New recruit Georginio Wijnaldum made his Reds bow in Liverpool’s 2-0 win against AC Milan, giving a promising glimpse of the penetrative running and attacking intent he can bring from midfield.
Jurgen Klopp’s side bounced back to winning ways against the Italians to earn their first International Champions Cup win of the summer.
It was a much-improved performance in another productive workout for the sharpening Reds, who deserved victory against Vincenzo Montella’s men, with goals coming from Divock Origi and Roberto Firmino.
Klopp gave the majority of those included on the night a runout as fitness and sharpness is restored ahead of the looming Premier League kickoff.
This saw a Liverpool debut for new £25 million signing Wijnaldum, who showed positive signs of the attacking threat he will bring to Anfield in a promising 45-minute display.
Wijnaldum vs. AC Milan
Much debate since Wijnaldum’s arrival has centred on his versatility and where he fits in to the team—with Klopp stating he can play in “five or six” different positions.
Wijnaldum has previously made clear his preference for a No. 10 role, but Klopp has highlighted the 25-year-old’s versatility as a key attribute: “For sure he can play in one of those advanced roles or deeper in a two. He can also play either side in a 4-3-3.”
In sunny Santa Clara, the Reds boss showed his belief over Wijnaldum’s flexibility by deploying him in the last of the roles mentioned, as part of a three-man midfield in an incredibly offensive starting lineup.
— Gini Wijnaldum (@GWijnaldum) July 31, 2016
Henderson played as the defensive cushion and playmaker on the night, with Lallana operating from a tucked-in right-sided role, from where he regularly drifted wide to link with right-back Trent Alexander-Arnold and right winger Sadio Mane.
Though not where he feels he’s at his best, the role brought out some promising moments and aspects of his game—with his midfield running and attacking threat plus points of a solid debut.
Marauding From Midfield
Though preferring a more advanced role, Wijnaldum instantly looked settled in the midfield trio—which is as promising as it is important with the season two weeks away.
Constantly buzzing around to make himself available to receive possession, Wijnaldum showed some nice touches and crisp passing as Liverpool quickly found their rhythm.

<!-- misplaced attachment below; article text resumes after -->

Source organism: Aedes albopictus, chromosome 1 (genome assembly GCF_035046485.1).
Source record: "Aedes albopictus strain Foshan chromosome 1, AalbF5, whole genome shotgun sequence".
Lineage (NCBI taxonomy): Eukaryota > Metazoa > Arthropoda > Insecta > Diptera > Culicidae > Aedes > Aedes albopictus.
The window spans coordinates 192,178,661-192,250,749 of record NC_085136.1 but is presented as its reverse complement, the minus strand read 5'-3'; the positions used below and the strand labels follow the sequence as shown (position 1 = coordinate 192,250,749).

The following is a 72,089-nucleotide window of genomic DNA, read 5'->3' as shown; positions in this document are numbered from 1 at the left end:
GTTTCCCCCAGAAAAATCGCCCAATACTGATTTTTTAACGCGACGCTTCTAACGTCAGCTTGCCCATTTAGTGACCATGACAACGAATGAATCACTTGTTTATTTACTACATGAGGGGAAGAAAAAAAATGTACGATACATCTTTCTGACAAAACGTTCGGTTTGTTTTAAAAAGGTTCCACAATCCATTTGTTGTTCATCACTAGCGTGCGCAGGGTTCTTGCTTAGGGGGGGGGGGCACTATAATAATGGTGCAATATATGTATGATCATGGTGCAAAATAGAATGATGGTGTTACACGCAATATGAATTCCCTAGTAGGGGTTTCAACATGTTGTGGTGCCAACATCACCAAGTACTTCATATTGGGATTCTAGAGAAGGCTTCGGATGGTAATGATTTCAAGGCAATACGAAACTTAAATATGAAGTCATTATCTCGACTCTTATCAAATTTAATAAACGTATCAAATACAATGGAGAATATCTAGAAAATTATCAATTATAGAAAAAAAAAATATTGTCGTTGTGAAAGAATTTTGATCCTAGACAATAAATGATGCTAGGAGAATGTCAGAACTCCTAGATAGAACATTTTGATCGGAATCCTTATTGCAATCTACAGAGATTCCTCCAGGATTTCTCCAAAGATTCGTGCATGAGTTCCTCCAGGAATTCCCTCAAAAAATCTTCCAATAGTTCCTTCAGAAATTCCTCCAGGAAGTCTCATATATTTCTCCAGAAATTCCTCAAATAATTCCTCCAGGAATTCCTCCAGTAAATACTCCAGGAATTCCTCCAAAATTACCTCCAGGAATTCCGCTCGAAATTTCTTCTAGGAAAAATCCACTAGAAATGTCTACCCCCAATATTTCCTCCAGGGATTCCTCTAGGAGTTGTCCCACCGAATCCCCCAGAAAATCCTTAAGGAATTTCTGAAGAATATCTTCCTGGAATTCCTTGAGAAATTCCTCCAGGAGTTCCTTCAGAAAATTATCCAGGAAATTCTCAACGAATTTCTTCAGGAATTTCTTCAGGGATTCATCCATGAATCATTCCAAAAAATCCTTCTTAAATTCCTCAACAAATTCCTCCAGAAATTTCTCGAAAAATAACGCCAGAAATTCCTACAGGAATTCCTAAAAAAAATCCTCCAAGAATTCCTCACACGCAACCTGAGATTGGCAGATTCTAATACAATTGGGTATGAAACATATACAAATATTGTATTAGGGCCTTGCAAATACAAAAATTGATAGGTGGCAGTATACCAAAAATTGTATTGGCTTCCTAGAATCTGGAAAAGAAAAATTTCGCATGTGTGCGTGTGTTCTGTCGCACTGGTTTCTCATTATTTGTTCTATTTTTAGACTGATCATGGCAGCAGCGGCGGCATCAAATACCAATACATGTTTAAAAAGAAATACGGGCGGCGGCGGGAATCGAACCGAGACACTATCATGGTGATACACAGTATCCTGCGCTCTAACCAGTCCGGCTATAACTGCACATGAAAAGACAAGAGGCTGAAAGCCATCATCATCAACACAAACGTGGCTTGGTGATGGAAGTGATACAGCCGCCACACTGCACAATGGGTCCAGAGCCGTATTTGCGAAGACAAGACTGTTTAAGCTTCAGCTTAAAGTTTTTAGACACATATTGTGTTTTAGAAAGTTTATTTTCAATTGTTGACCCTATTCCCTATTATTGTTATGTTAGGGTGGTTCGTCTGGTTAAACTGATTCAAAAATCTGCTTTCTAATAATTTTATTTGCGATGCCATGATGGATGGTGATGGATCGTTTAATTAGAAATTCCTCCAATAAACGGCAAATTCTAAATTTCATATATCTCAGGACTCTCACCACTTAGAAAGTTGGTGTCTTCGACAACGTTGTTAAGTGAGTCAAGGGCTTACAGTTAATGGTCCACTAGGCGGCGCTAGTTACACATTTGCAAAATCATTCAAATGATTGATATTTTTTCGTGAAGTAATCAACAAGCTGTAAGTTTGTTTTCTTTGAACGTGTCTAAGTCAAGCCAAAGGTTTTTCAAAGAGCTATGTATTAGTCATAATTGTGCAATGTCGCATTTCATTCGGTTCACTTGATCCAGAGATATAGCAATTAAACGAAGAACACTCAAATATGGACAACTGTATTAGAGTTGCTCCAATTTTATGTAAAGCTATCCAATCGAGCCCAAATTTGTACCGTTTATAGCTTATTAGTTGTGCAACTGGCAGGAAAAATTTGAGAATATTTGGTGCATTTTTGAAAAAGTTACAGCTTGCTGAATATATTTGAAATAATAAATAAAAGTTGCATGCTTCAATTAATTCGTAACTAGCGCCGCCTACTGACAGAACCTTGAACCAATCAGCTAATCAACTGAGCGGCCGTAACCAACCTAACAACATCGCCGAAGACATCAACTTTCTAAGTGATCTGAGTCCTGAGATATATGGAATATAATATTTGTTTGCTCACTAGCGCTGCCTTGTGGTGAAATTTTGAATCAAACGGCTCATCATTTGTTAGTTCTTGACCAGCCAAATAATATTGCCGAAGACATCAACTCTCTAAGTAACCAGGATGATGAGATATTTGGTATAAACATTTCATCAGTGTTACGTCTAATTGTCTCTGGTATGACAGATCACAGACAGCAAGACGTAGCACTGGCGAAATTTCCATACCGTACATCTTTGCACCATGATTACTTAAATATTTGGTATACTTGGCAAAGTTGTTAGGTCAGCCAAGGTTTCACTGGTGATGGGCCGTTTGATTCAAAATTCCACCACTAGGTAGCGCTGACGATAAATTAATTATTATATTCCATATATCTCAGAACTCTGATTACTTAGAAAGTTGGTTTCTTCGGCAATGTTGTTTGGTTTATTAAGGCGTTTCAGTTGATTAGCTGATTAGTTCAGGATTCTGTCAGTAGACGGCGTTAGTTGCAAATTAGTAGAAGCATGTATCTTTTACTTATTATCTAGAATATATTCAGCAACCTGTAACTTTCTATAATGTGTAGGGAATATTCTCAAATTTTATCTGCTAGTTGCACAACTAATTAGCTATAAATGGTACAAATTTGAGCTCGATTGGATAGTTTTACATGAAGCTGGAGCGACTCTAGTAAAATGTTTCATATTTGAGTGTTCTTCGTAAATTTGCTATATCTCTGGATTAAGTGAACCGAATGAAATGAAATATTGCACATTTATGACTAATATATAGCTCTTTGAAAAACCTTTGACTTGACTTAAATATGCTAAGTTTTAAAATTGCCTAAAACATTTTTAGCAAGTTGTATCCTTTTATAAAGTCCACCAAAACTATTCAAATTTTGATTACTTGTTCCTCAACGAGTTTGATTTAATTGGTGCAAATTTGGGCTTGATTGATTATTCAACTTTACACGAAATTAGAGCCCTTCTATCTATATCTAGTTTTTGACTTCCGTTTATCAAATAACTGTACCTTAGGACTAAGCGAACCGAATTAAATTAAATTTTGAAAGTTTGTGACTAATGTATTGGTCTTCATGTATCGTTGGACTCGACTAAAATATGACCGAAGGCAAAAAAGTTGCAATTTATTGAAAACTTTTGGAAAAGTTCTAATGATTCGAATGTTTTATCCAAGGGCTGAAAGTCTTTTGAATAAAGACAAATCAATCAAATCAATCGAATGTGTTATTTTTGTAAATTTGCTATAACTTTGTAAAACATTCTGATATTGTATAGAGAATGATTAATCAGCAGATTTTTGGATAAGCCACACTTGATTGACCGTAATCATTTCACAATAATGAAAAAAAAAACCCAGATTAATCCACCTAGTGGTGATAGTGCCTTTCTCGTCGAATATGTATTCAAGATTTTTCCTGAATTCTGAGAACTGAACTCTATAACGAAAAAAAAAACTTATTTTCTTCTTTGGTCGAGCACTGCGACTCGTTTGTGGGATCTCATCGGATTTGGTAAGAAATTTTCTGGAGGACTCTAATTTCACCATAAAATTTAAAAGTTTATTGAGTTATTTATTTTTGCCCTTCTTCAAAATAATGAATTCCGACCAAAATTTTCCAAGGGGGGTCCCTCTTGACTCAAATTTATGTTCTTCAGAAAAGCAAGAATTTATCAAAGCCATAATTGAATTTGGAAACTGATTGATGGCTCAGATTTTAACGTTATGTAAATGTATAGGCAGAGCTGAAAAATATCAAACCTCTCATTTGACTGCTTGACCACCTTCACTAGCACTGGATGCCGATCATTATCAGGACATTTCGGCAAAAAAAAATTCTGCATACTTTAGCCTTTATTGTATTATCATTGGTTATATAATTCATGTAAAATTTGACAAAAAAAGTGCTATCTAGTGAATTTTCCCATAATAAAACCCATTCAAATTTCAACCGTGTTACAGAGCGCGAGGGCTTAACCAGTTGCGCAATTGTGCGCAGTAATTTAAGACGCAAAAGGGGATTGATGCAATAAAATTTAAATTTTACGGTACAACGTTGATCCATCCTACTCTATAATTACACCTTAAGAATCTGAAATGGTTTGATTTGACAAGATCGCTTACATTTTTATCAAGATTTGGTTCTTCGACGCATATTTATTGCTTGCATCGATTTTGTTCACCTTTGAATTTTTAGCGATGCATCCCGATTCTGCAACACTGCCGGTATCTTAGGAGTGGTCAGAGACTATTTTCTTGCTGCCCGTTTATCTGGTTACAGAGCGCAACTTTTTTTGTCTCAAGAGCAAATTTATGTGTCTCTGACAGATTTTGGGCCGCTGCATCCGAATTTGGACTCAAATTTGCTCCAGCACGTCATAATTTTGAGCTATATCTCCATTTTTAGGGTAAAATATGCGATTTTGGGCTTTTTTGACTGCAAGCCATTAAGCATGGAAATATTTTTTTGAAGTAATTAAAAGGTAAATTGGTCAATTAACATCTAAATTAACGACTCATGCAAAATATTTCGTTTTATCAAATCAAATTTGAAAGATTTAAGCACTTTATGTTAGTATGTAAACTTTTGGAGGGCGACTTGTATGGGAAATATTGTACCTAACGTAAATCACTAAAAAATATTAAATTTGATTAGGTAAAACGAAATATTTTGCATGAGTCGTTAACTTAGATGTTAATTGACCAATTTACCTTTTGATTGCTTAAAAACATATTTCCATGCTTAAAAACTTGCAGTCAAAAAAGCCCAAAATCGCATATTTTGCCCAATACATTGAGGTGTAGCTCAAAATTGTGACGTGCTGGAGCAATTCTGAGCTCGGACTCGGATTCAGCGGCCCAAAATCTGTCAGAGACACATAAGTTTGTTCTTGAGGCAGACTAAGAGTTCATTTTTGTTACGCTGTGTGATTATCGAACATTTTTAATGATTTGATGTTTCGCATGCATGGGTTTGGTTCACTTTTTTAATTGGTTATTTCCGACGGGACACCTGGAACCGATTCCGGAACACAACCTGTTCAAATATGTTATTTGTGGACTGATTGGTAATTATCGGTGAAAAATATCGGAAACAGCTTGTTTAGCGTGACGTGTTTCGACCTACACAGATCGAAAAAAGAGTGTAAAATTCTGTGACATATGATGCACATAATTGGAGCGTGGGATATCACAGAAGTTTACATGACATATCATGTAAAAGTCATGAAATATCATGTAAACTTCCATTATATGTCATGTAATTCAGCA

But it wasn’t long until the Dutchman caught the eye with the breaks from midfield he is known for—which increased his influence and at times provided some promising moments for Liverpool.
The ex-PSV Eindhoven captain clearly enjoys space to drive into—displayed as he consistently sought to take advantage of the advanced areas freed up by Sturridge’s tendency to pull wide.
It was this combination that nearly saw Wijnaldum burst in on goal after just nine minutes—Sturridge drifting to the right where he picked up the ball, cut inside on his left foot and so nearly picked out the midfielder’s late break.
Meanwhile, out of possession—which saw Liverpool sink into a 4-1-4-1 shape—it was promising to see Wijnaldum’s desire to get back into position, before springing out to pressurise Milan’s advances with team-mates following suit.
From this, Wijnaldum created a goalscoring chance, but Sturridge’s attempted finish was blocked after the Dutchman’s quick decision to apply pressure saw him rob the ball and play the striker in with a well-weighted pass.
Alongside crisp and intelligent distribution—which saw him involved in a slick move from which Mane should have scored—Wijnaldum used his athleticism and energy productively on and off the ball.
This will have pleased Klopp as much as the attacking threat he offered from midfield.
Speaking after Wijnaldum’s arrival, Klopp declared: “He can bring a few things into the team that we didn’t have before.”
Some of those are most certainly the attacking intent and goal threat he is known for—something Liverpool have sorely lacked from midfield—which he showed in his first outing.
Wijnaldum’s desire to join in developing attacking play and move into game-impacting positions was plain to see and evident inside the first two minutes—when he broke into the box and nearly met Mane’s cross, which Coutinho couldn’t quite bundle home.
Wijnaldum made the box time and again, and just as impressive was the timing of his runs from deep, arriving late on the scene, which made him hard to track and mark for Milan’s midfield and defence.
Though little fell his way to allow him to show the goalscoring ability that has undoubtedly caught Klopp’s eye since first tracking him as a 16-year-old, his continuous movement and eye for space impressed.
And when not directly moving into the box he showed good anticipation over when to arrive on the edge.
He created another chance for Sturridge—who he linked well with on the night—through this, moving with play and turning down the chance to shoot to instead feed the England striker, whose shot was again blocked.
Whether for himself or supplying others, Wijnaldum showed welcome signs with his midfield running and desire to influence proceedings in the final third.
It was by no means a blistering display and only a friendly, but this offered an exciting glimpse over the extra dimension he could bring to Klopp’s side.